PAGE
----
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New Trends in Children's Literature Research

Twenty-first Century Approaches (2000-2012) from the University of Vigo (Spain)

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Veljka Ruzicka Kenfel

The purpose of this volume is to present the scientific background of the Children’s Literature and Translation research group, which was established in 1992 at the University of Vigo. In 2006 it was awarded the category of Excellence Research Group. The scientific activities of members over the twenty years it has been in existence have contributed to improving and intensifying research into children’s literature in Spain and also to raising its scientific status. The group has strengthened collaboration with other Spanish universities and opened fruitful cooperation with foreign research centres. This book shows some new research lines we are focussing on and reflects current research trends in Children’s Literature in Spanish universities.

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The Medium is the adventure (Hermes Salceda), Translated by Iria de Dios Flores and Karen Barlow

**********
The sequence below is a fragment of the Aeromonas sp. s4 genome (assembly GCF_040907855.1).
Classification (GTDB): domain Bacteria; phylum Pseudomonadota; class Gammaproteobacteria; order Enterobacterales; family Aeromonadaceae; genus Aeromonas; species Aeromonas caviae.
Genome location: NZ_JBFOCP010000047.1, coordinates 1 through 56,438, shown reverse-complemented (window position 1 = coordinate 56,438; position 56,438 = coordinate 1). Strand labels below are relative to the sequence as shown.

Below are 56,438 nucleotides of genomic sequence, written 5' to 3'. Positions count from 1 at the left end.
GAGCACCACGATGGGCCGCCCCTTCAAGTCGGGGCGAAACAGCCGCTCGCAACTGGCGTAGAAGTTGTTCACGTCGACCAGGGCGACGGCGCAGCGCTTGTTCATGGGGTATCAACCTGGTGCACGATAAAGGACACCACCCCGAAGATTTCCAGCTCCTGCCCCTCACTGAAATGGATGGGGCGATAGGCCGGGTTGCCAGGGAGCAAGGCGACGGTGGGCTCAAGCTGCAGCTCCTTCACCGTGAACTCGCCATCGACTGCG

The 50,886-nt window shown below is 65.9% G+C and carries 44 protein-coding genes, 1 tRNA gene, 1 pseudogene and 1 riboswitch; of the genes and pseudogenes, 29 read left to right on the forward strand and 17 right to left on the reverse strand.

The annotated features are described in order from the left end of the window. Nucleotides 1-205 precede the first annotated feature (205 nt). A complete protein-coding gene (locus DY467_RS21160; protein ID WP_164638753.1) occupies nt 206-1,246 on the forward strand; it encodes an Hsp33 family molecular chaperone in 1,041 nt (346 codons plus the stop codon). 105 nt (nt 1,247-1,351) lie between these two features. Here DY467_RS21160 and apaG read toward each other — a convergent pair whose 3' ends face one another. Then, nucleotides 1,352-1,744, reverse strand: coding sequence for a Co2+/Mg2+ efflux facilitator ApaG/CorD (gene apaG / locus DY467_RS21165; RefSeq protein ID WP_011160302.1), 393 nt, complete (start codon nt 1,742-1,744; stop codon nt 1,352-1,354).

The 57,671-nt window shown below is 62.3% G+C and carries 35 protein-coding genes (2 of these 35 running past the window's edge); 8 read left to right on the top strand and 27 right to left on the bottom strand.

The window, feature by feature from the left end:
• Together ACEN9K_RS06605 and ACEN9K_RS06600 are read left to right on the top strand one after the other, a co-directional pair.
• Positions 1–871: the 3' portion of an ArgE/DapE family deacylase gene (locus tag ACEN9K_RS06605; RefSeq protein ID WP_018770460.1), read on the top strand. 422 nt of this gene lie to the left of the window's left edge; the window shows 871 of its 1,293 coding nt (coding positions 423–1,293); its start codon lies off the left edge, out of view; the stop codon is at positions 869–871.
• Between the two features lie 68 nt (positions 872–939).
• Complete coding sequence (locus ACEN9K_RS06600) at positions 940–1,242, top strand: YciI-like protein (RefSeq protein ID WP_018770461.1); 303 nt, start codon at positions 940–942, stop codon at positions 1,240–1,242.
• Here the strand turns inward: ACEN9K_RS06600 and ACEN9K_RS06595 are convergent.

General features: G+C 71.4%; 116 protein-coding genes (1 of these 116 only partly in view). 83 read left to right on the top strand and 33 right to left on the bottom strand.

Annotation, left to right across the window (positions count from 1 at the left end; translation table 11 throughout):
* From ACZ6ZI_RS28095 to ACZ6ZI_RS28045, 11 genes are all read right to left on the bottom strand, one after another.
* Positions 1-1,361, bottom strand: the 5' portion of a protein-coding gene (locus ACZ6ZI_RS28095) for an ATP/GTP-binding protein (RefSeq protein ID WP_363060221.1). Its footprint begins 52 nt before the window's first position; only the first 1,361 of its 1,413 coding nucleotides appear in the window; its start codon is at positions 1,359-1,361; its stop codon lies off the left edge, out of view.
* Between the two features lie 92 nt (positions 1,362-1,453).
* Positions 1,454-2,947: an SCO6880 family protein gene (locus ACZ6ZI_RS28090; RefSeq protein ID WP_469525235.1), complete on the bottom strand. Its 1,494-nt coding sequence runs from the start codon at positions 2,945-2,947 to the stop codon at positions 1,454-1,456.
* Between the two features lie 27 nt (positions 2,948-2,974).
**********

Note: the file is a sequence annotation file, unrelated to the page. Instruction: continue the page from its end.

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The Medium is the adventure Hermes Salceda Translated by Iria de Dios Flores and Karen Barlow 0. Introduction The issue of the relationship between writing, understood as a series of strokes, and the surface on which it is placed, can be contextualised within the scope of the avant- gardes’efforts to deconstruct the structures through which language establishes forms of thought. These structures obviously include those of syntax, sentence and discourse, but they also involve the organisation of the page that disposes a certain reading order, in setting what is relevant to be read and what is not. The chunk of black lines adjusted on the white surface of a page is intended for being read from left to right and from top to bottom. Therefore, the possible transformation or destabilisation of this standard challenges the habitual distribution of the meaning on the medium whilst proposing different decoding processes. Mallarmé was probably the first to point this out when he wrote “Un coup de dés”. Its arrangement provided the blank spaces with semantic value, equating them with words, and suggesting nonlinear itineraries. After Mallarmé, Dadaists and Surrealists would throw the words on the pages without any order, in their attempt to free them from their habitual meaning and create unusual relations between them in order to increase their significance potential. Thus, calligrams provide meaning to all the visual aspects of the text (typography, arrangement, blank spaces) and allow the reader to alter the itineraries that the page offers. A plastic...

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